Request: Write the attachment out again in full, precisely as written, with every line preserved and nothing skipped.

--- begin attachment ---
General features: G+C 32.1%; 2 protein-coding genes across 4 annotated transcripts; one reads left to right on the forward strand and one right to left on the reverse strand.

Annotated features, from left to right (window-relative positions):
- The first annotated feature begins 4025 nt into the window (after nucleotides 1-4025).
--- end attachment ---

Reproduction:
General features: G+C 32.1%; 2 protein-coding genes across 4 annotated transcripts; one reads left to right on the forward strand and one right to left on the reverse strand.

Annotated features, from left to right (window-relative positions):
- The first annotated feature begins 4025 nt into the window (after nucleotides 1-4025).